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Eric: A Modest Webcomics Proposal, that doesn't involve eating babies. *pause* It's a Jonathan Swift reference. Honest.

More and more, when I need fast information on a topic, I turn to Wikipedia. I like Wikipedia. I like the concept behind Wikipedia. I like the open source methodology of Wikipedia. Me like Wiki.

For those who don't know, Wikipedia is an open-source encyclopedia that anyone -- anyone -- can edit and write for, as easily as they click on hotlinks. As a result, esoteric subject matter can get in-depth coverage thanks to the Web's ability to create support groups for anything, erroneous information can be corrected in a robust way, and obsolescence is fought by the power of dynamic realtime corrections. This is an amazing resource and an amazing tool, and I'm a big big fan of it.

I don't think Wikipedia is a replacement for traditional encyclopedias yet, mind. I've read all the debates and comparisons between Wikipedia and, say, Britannica.com. I know the theories that make Wikipedia stronger than the old school editorially-driven encyclopedia model (as a fast review, the theory is that with many thousands of eyes watching Wikipedia, erroneous information will be corrected much faster and more completely than with the top-down editorial model of a traditional encyclopedia), and I think in the end they'll prove conclusive, but they're not there yet. Like many other people, I tried the "Wikipedia Challenge" that proponents have been shouting at those people who say "but if anyone can edit the entries, they'll throw in a lot of bias or false information." That challenge, in short, is "pick any 1/2/5/10 pages in Wikipedia, insert false information, and see how long it takes for it to be corrected." The subchallenge is "take any three topics and compare the Britannica's entries to Wikipedia's and see what's better and more complete.

Nine times out of ten, the information is corrected in record time... because nine times out of ten, the corrector picks subjects he knows a lot about, which (given the nature of the Web and the sort of person attracted to Wikipedia) tends to be a subject geeks like you or I hold near and dear to our hearts, and therefore receive huge corrections in nothing flat. Thesis proven.

Except, of course, this is the web, and computer geeks/open source proponents/anime fans/the like thrive on it. If you insert errors into entries on Ethernet, Sakura Cardcaptors, Sluggy Freelance and Libertarianism, you're damn right they'll be noticed and corrected in no time. People online live these topics. This also tends to color the subchallenge. A very typical subchallenge was found in a Freedom to Tinker post Edward Felton did, comparing six different entries in the Britannica and in Wikipedia. Wikipedia came out very very well in these entries, which sounds really good until you realize the entries were: Princeton University (which would have a large body of computer literate people interested in it), Princeton Township (which is a legitimate advantage to Wikipedia, IMO), Edward Felton himself (frankly, I don't expect to see an Eric A. Burns entry in either source, but I recognize it'd be a Hell of a lot easier to get into Wiki than the Britiannica. I'll give that a nod, though), Virtual Memory, Public-key Cryptography, and the Microsoft Antitrust Case.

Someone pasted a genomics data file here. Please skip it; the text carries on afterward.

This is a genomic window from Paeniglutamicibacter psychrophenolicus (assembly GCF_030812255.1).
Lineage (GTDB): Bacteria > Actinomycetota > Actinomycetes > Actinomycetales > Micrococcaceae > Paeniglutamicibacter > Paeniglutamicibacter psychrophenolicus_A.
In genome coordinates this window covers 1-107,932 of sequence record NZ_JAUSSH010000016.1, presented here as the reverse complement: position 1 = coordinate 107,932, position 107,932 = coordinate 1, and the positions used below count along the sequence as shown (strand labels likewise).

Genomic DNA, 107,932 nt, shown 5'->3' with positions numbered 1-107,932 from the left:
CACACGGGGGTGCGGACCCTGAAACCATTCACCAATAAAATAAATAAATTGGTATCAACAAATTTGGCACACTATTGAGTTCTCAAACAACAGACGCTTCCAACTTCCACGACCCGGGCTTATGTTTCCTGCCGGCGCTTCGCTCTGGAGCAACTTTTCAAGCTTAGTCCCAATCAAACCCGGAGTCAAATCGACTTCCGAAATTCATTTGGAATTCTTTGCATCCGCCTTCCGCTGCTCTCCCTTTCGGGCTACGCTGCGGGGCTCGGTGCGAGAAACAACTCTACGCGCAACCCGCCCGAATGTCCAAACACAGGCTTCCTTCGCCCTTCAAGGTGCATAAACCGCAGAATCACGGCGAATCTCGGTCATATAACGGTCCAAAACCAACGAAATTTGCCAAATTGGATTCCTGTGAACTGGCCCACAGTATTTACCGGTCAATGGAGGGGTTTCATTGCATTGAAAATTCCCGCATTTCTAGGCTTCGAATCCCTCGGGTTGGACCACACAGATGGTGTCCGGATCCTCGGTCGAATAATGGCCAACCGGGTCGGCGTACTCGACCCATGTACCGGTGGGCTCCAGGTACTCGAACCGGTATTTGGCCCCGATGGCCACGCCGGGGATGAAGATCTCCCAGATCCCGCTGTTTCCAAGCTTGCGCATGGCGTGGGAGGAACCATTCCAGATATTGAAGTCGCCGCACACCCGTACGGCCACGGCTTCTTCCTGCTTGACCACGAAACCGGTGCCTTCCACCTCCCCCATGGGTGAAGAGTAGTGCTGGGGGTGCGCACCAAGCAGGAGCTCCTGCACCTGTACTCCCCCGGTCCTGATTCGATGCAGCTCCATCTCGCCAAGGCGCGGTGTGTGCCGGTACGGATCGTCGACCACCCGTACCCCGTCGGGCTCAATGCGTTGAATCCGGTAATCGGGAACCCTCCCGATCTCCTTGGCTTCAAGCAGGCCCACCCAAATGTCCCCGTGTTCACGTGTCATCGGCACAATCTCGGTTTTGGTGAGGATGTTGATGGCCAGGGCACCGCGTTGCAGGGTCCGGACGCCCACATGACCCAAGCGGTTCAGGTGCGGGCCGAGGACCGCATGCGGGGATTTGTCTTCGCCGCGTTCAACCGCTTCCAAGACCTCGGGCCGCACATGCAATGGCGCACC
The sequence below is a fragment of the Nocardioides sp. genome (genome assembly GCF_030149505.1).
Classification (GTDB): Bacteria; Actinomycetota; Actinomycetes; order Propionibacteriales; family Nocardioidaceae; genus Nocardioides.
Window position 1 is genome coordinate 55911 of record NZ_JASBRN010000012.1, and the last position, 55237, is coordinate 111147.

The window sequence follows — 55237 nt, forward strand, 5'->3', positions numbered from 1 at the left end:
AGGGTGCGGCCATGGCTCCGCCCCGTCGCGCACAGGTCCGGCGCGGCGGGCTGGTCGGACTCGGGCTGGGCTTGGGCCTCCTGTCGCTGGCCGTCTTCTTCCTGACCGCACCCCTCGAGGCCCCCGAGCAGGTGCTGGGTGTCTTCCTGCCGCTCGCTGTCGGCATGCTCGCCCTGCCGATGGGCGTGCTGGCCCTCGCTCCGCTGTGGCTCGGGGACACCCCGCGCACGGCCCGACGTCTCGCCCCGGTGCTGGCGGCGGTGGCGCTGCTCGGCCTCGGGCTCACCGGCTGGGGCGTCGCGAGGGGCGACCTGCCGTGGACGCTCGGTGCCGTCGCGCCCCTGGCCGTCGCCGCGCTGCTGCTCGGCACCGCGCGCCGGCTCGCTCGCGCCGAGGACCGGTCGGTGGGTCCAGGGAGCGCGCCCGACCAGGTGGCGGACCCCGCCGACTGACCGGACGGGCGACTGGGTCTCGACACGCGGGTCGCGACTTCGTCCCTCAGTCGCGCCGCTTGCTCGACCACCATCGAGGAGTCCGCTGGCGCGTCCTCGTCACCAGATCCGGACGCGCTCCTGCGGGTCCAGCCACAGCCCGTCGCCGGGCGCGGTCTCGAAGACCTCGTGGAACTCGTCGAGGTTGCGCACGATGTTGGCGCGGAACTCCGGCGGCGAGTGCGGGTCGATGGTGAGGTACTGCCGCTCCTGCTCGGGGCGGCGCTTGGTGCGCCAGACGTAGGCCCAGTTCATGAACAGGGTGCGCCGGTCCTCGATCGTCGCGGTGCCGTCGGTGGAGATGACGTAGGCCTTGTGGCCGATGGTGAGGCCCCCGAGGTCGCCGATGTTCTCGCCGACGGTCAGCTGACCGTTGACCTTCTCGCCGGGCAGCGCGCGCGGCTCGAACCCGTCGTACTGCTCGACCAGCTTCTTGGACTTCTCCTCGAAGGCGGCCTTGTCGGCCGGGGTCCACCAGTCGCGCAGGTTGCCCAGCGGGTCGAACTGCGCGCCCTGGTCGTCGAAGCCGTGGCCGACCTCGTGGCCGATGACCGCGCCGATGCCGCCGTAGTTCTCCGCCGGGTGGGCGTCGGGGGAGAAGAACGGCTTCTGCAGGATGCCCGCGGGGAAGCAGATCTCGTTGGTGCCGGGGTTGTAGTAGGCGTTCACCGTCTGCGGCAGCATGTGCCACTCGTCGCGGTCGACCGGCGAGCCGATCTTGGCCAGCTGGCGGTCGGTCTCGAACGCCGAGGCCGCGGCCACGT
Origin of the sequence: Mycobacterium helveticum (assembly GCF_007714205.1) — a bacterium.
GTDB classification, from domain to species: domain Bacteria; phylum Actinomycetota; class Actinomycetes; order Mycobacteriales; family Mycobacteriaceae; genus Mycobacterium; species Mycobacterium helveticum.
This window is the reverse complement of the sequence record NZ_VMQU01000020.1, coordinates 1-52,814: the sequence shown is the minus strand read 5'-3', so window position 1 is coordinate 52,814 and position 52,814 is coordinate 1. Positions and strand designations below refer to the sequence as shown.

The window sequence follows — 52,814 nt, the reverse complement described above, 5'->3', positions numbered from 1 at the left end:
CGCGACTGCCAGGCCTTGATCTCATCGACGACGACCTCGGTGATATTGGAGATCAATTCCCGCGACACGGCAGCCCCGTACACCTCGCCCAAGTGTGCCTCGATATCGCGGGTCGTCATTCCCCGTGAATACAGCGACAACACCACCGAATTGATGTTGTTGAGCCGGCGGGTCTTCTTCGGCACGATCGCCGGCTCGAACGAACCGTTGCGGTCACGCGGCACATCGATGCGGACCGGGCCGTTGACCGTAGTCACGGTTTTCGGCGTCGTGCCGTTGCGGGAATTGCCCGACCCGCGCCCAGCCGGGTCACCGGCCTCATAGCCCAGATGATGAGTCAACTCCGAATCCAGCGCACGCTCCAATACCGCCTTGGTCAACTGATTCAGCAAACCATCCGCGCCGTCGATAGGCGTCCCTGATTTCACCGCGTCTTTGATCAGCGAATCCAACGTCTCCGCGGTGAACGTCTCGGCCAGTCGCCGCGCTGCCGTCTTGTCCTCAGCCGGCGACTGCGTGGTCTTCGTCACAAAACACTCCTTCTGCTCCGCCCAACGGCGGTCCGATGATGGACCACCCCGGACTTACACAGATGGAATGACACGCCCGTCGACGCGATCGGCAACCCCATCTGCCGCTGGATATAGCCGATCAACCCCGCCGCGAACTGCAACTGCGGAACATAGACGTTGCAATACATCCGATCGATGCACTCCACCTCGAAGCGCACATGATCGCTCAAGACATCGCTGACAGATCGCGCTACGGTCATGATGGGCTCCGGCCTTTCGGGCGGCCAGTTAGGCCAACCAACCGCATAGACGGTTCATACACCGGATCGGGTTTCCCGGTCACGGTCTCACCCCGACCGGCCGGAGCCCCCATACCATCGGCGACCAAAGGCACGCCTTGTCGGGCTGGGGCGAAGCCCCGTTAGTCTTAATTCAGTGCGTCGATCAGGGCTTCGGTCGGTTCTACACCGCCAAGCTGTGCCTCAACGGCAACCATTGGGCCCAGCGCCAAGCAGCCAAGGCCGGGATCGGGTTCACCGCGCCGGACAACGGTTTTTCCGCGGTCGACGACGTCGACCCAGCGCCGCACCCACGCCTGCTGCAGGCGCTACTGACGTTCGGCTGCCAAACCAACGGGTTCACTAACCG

Honestly, the only decent test in the above are the Princeton pieces, and I'll admit freely they did well. But a computer proponent with a web presence, a hardware/software specification, a method of encrypting information particularly over computers, and the war against Microsoft are undoubtedly playing to Wikipedia's strengths. It's like claiming the Catholic Encyclopedia is superior to Funk and Wagnell's because it has better information about the Saints in it.

For my own test, I made a couple of modifications to the entry on Fort Kent, Maine -- my hometown, which I know quite a bit about, and none of the rest of you have ever even heard of. To me, this was a more robust test. Fort Kent is an obscure topic, but has a couple of historical notes that make it possible someone would want information on it (including three tourist attractions, an Olympic Training Center involving the twin Northern Maine passions of guns and snow, a dogsled race, the northernmost terminus of U.S. Route One, and a War we once "fought" with Canada. Yes, we were in a War with Canada. No, no one got hurt). I think Fort Kent is a better test than Princeton because it's much more obscure -- few people have a driving reason to care about it unless they live there or lived there, as I did.

Well, the Britannica Entry was significantly better and more fleshed out than the Wikipedia entry. I did quite a bit to correct that, though, using Wikipedia's innate power to flesh out entries. I put in information about the Historic Landmark in town (the Blockhouse), the Biathlon training center, the Can-Am dogsled race, the University of Maine at Fort Kent, the "Bloodless Aroostook War" (Wikipedia has a good entry on the Aroostook War, I should mention), the textile industry, the potato farming industry, MBNA's recent call center (which essentially saved the town, I should add), and the shipbuilding industry.